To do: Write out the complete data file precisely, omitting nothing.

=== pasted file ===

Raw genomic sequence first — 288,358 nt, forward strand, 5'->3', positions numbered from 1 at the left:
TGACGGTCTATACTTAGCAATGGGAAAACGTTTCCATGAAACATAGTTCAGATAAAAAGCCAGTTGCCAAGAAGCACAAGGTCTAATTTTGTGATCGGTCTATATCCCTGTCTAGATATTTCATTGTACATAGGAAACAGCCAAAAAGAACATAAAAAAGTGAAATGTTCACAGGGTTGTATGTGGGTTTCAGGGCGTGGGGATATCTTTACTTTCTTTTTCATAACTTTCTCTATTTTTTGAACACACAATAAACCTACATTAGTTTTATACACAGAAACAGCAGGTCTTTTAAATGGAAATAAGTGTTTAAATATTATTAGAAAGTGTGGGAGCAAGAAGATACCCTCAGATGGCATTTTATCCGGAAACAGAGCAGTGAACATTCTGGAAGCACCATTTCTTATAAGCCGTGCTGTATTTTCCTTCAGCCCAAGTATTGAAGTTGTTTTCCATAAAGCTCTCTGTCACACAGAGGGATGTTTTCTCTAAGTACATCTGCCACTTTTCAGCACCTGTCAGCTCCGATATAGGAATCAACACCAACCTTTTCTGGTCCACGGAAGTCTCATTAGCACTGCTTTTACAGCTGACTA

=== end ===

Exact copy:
Raw genomic sequence first — 288,358 nt, forward strand, 5'->3', positions numbered from 1 at the left:
TGACGGTCTATACTTAGCAATGGGAAAACGTTTCCATGAAACATAGTTCAGATAAAAAGCCAGTTGCCAAGAAGCACAAGGTCTAATTTTGTGATCGGTCTATATCCCTGTCTAGATATTTCATTGTACATAGGAAACAGCCAAAAAGAACATAAAAAAGTGAAATGTTCACAGGGTTGTATGTGGGTTTCAGGGCGTGGGGATATCTTTACTTTCTTTTTCATAACTTTCTCTATTTTTTGAACACACAATAAACCTACATTAGTTTTATACACAGAAACAGCAGGTCTTTTAAATGGAAATAAGTGTTTAAATATTATTAGAAAGTGTGGGAGCAAGAAGATACCCTCAGATGGCATTTTATCCGGAAACAGAGCAGTGAACATTCTGGAAGCACCATTTCTTATAAGCCGTGCTGTATTTTCCTTCAGCCCAAGTATTGAAGTTGTTTTCCATAAAGCTCTCTGTCACACAGAGGGATGTTTTCTCTAAGTACATCTGCCACTTTTCAGCACCTGTCAGCTCCGATATAGGAATCAACACCAACCTTTTCTGGTCCACGGAAGTCTCATTAGCACTGCTTTTACAGCTGACTA